How has the pandemic and the increased shift to remote and hybrid work created more challenges for disabled workers? Any advice specific to addressing inclusivity issues for remote workers?   

KH: I think one of the more challenging aspects of the shift to remote and hybrid work which happened because of the pandemic is now starting to occur as folks start attempting to return to life as it was prior to March of 2020.  For years, disabled workers were told it wasn’t possible to have the type of flexibility that became necessary due to the pandemic two years ago.  Now that things are shifting back, that flexibility is also starting to go away with the same messages about it not being a reasonable accommodation.  I think companies are going to have to think this through and challenge the assumptions about what is a fundamental aspect of their work in a post-pandemic world.  If we could pivot because of the threat of an illness, can we continue to offer that same flexibility?  It is reasonable to assume that the answer will be no in some cases, but it should also be yes when it can be.  And we won’t know for sure until we take a hard look at it.

I think addressing inclusivity for remote workers, especially those with disabilities, requires us to stop and be intentional.  We have taken inclusion of folks with disabilities for granted for a long time because there are some long-standing myths that folks with disabilities weren’t able to work.  Or if they are able to work, they don’t need much because they can work.  There are so many ways that a diagnosis can impact a person, resulting in a need for accommodation.  Employers need to ensure that the process of requesting accommodations are visible and straightforward, so employees know how to use the process and communicate their needs.  Employers also need to identify areas of opportunity to reduce or remove barriers to full participation, so employees feel included and like they belong.  This can be as simple as making sure that their digital content is accessible and paying good attention to the language used to communicate about the needs of employees with disabilities.  It can certainly get more complicated but making small, simple changes can often get organizations most of the way there.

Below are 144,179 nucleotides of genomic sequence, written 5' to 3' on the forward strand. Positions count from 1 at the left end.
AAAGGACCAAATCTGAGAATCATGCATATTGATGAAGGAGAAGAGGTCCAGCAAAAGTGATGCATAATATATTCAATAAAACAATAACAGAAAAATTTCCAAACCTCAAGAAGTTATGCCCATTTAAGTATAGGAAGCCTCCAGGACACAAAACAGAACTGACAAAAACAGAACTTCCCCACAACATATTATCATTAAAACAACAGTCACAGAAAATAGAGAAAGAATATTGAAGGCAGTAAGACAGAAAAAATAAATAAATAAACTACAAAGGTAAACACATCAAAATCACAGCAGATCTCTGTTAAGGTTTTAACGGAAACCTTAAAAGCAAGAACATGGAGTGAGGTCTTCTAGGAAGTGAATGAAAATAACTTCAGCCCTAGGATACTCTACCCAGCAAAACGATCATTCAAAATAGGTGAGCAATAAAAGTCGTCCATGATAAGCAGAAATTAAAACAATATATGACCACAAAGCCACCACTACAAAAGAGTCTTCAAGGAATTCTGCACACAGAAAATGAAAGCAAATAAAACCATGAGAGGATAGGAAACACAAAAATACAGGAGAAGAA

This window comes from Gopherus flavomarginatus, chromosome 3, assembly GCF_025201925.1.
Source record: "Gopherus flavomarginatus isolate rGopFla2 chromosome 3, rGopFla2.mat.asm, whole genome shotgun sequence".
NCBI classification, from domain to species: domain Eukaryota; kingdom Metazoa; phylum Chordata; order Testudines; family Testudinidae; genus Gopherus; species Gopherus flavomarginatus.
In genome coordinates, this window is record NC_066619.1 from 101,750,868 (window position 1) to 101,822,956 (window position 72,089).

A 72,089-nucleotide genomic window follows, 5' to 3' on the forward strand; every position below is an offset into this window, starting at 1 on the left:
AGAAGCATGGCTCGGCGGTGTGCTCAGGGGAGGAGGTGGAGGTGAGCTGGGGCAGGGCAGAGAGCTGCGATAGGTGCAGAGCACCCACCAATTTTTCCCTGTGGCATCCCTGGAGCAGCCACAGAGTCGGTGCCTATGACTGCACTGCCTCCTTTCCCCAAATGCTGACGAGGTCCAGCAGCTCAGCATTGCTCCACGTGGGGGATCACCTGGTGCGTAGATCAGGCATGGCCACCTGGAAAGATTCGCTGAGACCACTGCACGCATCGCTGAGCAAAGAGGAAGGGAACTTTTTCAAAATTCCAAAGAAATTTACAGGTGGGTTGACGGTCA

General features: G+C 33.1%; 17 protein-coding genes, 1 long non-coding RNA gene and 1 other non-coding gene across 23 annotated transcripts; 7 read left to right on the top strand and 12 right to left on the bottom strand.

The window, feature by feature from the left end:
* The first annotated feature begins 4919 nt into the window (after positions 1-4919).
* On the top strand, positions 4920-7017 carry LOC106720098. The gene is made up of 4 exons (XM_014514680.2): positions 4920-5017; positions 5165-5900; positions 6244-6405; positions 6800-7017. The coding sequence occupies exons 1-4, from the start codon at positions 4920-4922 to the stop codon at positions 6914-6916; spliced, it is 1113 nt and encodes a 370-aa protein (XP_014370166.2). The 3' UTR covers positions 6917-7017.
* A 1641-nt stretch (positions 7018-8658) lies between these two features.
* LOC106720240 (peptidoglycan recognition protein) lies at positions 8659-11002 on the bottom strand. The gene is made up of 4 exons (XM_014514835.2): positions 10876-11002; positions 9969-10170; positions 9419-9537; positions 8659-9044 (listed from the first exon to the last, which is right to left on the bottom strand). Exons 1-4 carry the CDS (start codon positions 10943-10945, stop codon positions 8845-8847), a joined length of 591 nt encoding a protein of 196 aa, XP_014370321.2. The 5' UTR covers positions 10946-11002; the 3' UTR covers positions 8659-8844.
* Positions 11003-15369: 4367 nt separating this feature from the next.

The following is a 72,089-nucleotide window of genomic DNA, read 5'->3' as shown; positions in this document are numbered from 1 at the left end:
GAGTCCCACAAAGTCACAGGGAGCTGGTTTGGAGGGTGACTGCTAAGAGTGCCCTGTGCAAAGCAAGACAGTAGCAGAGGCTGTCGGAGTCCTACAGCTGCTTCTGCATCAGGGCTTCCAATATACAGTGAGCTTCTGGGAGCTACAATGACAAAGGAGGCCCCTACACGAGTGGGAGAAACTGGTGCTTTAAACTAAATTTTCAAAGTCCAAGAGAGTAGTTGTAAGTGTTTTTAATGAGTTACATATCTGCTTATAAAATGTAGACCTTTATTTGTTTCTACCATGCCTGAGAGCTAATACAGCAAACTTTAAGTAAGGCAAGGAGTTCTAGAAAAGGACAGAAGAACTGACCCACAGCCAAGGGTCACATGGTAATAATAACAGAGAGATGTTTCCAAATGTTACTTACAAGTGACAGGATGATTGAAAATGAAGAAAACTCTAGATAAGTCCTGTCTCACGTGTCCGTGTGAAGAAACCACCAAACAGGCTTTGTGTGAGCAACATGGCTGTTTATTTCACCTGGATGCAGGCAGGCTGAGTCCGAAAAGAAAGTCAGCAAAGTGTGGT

How can companies better meet the needs of employees with disabilities? Tips on best practices for setting up a program/plan for inclusivity?

KH: First, look at your processes and procedures for requesting accommodations.  Have you made it overly complicated with arduous and stringent documentation requirements that might leave your employees feeling vulnerable and as if they have to share more details of their private lives than they are comfortable sharing?  It is important to make sure that your process for getting help doesn’t negate the impact of the help itself. 

Second, think about ways in which you can remove barriers to full participation before a request even has to be made.  Are you having a live meeting with multiple speakers?  Providing captions during that meeting before someone has to ask not only sends a great message about inclusion but also increases communication access which can increase participation.  And that’s never a bad thing. 

I think most employers are going to find opportunities to improve their access and inclusion for employees with disabilities with these steps, but I also think it is important to ask the employees.  Engagement and climate surveys can be great tools to identify opportunities to improve the culture of the organization, especially for those with disabilities.  Many times, we rely on data and metrics regarding how many employees are taking advantage of the mechanisms we have set up for them to request accommodations. But how many employees don’t request the accommodations they need because they aren’t comfortable with the process?  This is an important data point for overall inclusion and access so we should try to get at that information in order to have a complete picture of how we’re doing.